Go see Michael Clayton. On a related note, the older I get, the more people (2 of them) tell me I look like George Clooney. According to experts, he was the sexiest man alive last year. What does that make me?

Wednesday, October 17, 2007

Top 11 Linkable (For Now) Songs of the First 290 Days of 2007

11. Love Song of the Buzzard - Iron and Wine
Nice song. Nice steel guitar.

10. Elephant Gun - Beirut
Listen to this song exactly three times. One time, it's annoying. Twice, it's jarring. Three times, it's amazing. Four or more? Annoying again.

9. Australia - The Shins
Catchy, cool, swiftly special.

8. Chocolate Rain - Tay Zonday
Best video on this list.

7. Peacebone - Animal Collective
If I could find a link to their best song of the year, For Reverend Green, I'd put it in the top 3. But it's not out there so you can't hear it.

6. AYO Technology - 50 Cent (featuring Justin Timberlake and Timbaland)
Why do I feel this song will be played often in strip clubs all over the world?

5. BlackMen Ski - Stew
Yes, Stew, they do.

4. Ex Guru - Fiery Furnaces
Who doesn't love the guitar at the beginning?

3. Love To A Monster - Okkervil River
The only link I could find is this live (I think) version from youtube. The camera's shaky and the studio version is definitely more powerful and angrier. But this is nice too. Sadly, the song is only available as an "e-music exclusive." It's not on the official release of their great new album. Best lines:

I hope you get angry and hurt and have the hardest of landings
And I hope your new man thinks of me when he sees what a number I did on you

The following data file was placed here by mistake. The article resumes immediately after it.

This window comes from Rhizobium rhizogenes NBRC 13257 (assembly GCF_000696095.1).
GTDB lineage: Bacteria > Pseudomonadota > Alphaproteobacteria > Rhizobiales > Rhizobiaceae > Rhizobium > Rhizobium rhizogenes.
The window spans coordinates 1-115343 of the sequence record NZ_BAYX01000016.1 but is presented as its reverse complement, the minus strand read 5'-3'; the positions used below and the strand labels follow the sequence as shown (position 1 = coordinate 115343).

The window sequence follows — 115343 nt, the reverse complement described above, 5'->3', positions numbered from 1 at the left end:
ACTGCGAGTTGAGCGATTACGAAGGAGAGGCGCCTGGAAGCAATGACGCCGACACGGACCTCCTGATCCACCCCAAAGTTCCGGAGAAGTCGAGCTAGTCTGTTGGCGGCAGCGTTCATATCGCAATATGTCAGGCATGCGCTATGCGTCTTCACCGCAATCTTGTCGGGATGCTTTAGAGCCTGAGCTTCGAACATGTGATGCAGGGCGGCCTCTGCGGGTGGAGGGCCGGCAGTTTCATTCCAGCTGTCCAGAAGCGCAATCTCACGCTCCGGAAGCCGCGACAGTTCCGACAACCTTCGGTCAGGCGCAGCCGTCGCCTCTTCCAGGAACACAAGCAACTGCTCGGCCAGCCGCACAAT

2. I'm Not Gonna Teach Your Boyfriend How To Dance With You - Black Kids
Yes it's true. I like sing-songy anthems sung with youthful exuberance. I always have. I always will.

1. LDN - Lily Allen
Yeah this song came out last year in England but it wasn't officially released in the U.S. until January so I'm obligated to put it here, at #1, where it belongs.

Monday, October 15, 2007

Bruce Springsteen IS Bill Cosby

Yesterday, while contemplating the fact that I am truly getting closer to a self-understanding that will blow away all my other self-understandings AND while confronting, for the first time in my driving life, an actual constantly flashing check engine light, I came to a realization. I was listening to Bruce Springsteen's Blinded By The Light and was struck by the resemblance between Springsteen's vocal delivery in that song to Bill Cosby's clenched-jaw-schticky cranky old man dialect. I think Bruce was actually impersonating Bill in the studio on that 1971 afternoon. Or maybe it was nighttime.